Maximum independence has always been my goal. Born with a physical disability that leaves me reliant on the physical support of others for almost every aspect of my daily life, I have worked tirelessly from day one to ensure that, within my realm of physical possibility as a full-time electric wheelchair user, I am able to achieve all that I hope to and that this is done entirely on my own terms.
Whether it be leaving behind family in the United Kingdom to attend Stanford, or simply walking to class without the safety net of my personal assistant for the very first time, these have all been significant achievements and are huge markers of just how much my independence has flourished since arriving on campus.
Despite my overwhelming sense of accomplishment, I acknowledge that there is a very fine line between independence and isolation that must be carefully navigated in order to remain a true part of the surrounding community. Leaning on others for any kind of support is an integral part of forming meaningful relationships and to dismiss this as a sign of weakness is to dismiss any hope of developing these relationships beyond the occasional, fleeting hallway conversation.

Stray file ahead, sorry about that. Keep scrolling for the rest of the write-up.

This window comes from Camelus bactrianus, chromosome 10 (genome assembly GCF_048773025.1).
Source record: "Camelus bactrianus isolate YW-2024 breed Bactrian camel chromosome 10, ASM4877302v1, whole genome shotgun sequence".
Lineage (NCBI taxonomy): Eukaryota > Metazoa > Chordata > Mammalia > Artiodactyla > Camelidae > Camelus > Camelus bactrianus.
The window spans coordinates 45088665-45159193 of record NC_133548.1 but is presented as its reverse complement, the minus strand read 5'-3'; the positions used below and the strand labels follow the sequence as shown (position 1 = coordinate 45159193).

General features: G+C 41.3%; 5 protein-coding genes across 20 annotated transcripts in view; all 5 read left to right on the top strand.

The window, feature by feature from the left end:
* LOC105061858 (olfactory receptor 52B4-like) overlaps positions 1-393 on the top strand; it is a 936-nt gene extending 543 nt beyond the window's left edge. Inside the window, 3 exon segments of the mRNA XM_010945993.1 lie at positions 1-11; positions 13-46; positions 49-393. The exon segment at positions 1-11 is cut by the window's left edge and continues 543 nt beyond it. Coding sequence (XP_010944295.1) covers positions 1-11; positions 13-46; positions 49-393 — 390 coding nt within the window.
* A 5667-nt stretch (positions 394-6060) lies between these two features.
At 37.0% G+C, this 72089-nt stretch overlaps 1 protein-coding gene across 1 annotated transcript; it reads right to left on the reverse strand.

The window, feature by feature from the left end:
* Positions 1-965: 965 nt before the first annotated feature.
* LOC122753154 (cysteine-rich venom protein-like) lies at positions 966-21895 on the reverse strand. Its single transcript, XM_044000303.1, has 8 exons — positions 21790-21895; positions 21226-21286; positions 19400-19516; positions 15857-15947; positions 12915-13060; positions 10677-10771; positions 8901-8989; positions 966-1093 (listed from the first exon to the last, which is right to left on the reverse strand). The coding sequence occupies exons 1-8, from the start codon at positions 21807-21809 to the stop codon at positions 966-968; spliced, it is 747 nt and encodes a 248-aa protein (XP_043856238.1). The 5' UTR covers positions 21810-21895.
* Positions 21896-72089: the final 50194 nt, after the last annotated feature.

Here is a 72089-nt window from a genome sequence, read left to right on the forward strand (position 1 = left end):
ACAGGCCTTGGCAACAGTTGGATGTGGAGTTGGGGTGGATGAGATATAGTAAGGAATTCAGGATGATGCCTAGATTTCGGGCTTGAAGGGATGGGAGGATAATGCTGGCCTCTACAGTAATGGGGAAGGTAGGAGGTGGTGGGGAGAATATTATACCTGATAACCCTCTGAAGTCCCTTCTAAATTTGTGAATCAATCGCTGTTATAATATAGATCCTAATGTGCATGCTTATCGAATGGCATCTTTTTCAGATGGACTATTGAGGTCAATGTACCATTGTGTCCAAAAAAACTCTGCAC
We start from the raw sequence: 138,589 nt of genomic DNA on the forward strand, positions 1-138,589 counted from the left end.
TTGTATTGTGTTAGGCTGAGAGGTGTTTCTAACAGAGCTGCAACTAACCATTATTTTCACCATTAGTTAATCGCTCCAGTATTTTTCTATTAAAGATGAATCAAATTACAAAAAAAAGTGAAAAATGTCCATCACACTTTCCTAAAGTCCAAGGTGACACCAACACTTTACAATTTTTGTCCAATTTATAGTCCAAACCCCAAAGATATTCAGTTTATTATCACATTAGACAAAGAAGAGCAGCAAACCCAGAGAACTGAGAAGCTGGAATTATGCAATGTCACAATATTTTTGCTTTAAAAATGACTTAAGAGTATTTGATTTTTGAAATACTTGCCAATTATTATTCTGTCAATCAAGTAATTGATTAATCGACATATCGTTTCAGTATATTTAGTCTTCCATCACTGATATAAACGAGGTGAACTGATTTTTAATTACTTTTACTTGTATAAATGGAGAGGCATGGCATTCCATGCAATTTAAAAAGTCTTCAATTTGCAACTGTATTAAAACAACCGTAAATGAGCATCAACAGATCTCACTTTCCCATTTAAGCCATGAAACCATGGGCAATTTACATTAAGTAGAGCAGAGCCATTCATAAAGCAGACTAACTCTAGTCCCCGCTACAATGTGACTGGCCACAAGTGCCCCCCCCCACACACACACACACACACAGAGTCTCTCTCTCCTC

In the context of the many fresh-faced students rolling down Palm Drive each September ready to stretch their intellectual vitality beyond all possible limits, it is a well-known fact that it is far too easy to fall victim to the notion that everyone else is thriving in this exciting, yet challenging, environment. Therefore, you adopt the belief that you must also create this impression and avoid reaching out for help at all costs. As a result, you never learn that, actually, not only did your friend from class encounter this same problem just last week, but their friend from down the hall struggled with the exact same thing too.
The only way to defeat this cycle of fear and deception – that is, fear of being ‘found out’ as not belonging at Stanford after all, and deception as a means of self-preservation – is to begin having these conversations and enhancing our courage to speak out when in need of support, however great or small. Doing this in no way undermines your credibility as a strong, independent human being, but rather it reinforces the message that is it both healthy and productive to forge connections with others through this shared sense of human vulnerability.
I personally am still working on exchanging my go-to response of a hasty, “I’m fine, thank you” for a more gracious acceptance of assistance when offered. I by no means intend to take backwards steps by sacrificing the independence I have so recently gained, but instead I hope to use these instances of vulnerability as an opportunity to grow and learn as a member of this vibrant and diverse community.
Contact Tilly Griffiths tillykg ‘at’ stanford.edu.